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Although KRAS mutations are one of the most common recurrent alterations, treatments are lacking for the majority of KRAS mutant tumors. Mutant KRAS can promote evasion of the adaptative immune response; however, its influence on the innate response is unclear. Hu and colleagues, utilizing both in vitro and in vivo non-small cell lung cancer models and patient samples, demonstrated that mutant KRAS drives innate immunoevasion through upregulation of cluster of differentiation 47 (CD47), which acts as a “don't eat me” signal. CD47 prevented macrophage-dependent phagocytosis and promoted tumorigenesis. Conversely, mutant KRAS inhibition decreased CD47 expression and restored phagocytosis and innate immunity.

Expert Commentary: This study suggests that targeting CD47 in KRAS mutant non-small cell lung cancer may be an effective therapeutic strategy.

Hu H, Cheng R, Wang Y, Wang X, Wu J, Kong Y, et al. Oncogenic KRAS signaling drives evasion of innate immune surveillance in lung adenocarcinoma by activating CD47. J Clin Invest 2023;17;133:e153470. doi: 10.1172/JCI153470.

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In glioblastoma (GBM), the most frequent and incurable brain tumor, TP53, is wildtype, however, there must be some mechanism by which tumors resist p53-driven growth inhibition. Sun and colleagues showed that the chromatin regulator bromodomain-containing protein 8 (BRD8) promotes binding of the histone variant H2AZ at p53 targets, preventing p53 from occupying binding sites in GBM cells. This epigenetic change to a closed chromatin state inhibits cell-cycle progression. Upon targeting BRD8, H2AZ was removed and p53 function restored with inhibition of cell proliferation. Using single-cell sequencing, the authors showed that proliferating cancer cells expressed both BRD8 and H2AZ, with low levels of the p53 target gene encoding the cell-cycle target protein p21.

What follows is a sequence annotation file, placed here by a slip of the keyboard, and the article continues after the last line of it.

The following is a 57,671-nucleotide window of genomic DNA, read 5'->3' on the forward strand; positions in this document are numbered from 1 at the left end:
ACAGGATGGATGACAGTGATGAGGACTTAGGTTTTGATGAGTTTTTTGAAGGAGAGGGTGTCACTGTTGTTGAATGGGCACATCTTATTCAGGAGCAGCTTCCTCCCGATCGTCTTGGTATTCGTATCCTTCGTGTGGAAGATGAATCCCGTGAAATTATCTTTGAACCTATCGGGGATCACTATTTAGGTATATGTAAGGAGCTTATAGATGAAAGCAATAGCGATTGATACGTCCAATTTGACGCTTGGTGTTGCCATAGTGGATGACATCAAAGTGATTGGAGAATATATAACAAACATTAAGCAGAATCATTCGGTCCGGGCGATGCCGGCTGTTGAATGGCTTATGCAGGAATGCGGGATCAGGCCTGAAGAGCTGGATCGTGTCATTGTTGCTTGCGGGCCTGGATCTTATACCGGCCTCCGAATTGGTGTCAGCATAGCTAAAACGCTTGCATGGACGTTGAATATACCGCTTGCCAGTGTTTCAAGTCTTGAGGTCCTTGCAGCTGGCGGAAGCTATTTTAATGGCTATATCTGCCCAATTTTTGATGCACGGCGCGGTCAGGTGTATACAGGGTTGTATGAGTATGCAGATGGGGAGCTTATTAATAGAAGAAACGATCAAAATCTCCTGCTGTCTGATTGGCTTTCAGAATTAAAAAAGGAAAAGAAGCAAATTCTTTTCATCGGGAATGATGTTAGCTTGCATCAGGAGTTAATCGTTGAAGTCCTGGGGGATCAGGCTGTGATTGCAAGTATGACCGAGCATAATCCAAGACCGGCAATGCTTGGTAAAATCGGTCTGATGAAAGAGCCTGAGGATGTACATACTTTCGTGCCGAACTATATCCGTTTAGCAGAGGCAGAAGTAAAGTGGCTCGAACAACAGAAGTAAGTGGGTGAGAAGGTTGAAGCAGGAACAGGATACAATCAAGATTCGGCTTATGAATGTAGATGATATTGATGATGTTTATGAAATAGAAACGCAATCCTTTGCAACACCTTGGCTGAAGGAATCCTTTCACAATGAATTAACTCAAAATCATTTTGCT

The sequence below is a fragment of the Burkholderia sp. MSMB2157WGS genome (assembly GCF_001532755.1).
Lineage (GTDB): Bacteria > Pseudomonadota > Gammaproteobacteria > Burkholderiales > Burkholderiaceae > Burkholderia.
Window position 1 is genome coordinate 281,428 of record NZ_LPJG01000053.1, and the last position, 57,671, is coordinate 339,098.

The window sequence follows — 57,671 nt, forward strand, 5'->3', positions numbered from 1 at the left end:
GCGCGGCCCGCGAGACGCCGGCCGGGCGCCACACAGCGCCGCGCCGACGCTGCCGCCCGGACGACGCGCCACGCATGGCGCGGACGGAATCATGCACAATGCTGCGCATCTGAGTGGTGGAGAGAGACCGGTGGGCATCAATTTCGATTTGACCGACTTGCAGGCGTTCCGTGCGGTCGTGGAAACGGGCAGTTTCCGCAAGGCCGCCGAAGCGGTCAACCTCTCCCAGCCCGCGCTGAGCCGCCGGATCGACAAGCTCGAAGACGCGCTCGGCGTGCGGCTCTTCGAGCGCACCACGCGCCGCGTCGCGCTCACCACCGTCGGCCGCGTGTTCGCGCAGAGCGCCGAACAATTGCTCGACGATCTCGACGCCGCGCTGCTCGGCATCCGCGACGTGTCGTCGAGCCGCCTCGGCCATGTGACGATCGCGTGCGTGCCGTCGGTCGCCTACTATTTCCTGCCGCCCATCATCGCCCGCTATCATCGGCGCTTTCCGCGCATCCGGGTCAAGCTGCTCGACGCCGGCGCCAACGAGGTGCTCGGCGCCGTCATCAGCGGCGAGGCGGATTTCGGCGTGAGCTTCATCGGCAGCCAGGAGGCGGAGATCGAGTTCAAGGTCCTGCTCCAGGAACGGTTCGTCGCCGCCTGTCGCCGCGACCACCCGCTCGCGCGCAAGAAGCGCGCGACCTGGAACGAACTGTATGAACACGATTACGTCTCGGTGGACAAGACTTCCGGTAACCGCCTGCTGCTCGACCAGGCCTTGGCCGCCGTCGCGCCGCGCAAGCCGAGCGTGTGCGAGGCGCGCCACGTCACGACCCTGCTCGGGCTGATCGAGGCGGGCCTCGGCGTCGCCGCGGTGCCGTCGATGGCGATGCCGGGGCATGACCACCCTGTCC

Expert Commentary: This work demonstrates that BRD8 is a promising target for GBM.

Sun X, Klingbeil O, Lu B, Wu C, Ballon C, Ouyang M, et al. BRD8 maintains glioblastoma by epigenetic reprogramming of the p53 network. Nature 2023;613:195-202.

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While anti-PD-1–based checkpoint blockade clearly acts on CD8+ T cells, it's impact on regulatory T cells (Tregs) is less clear. Using tamoxifen-regulated Cre recombinase to delete PD-1 specifically in Tregs just prior to tumor inoculation, Kim and colleagues showed that mice with PD-1–deficient Tregs better controlled the growth of multiple tumors. Interestingly, PD-1 deletion shortly after tumor inoculation did not control tumor growth, indicating an early requirement for PD-1 activity in Treg-control of tumors. Similarly, anti-PD-1 antibody therapy in pre-formed tumors acted principally on CD8+ T cells. However, anti-PD-1 antibodies still altered the phenotype of Tregs. Mechanistically, PD-1 supported Treg-favored fatty acid oxidation and maintained Foxp3 expression.

Expert Commentary: PD-1 activity in tumor-infiltrating Tregs supports their suppressive activity, revealing an additional therapeutic target underlying the effectiveness of anti-PD-1 checkpoint blockade.

Kim MJ, Kim K, Park HJ, Kim GR, Hong KH, Oh JH, et al. Deletion of PD-1 destabilizes the lineage identity and metabolic fitness of tumor-infiltrating regulatory T cells. Nat Immunol 2023;24:148-61.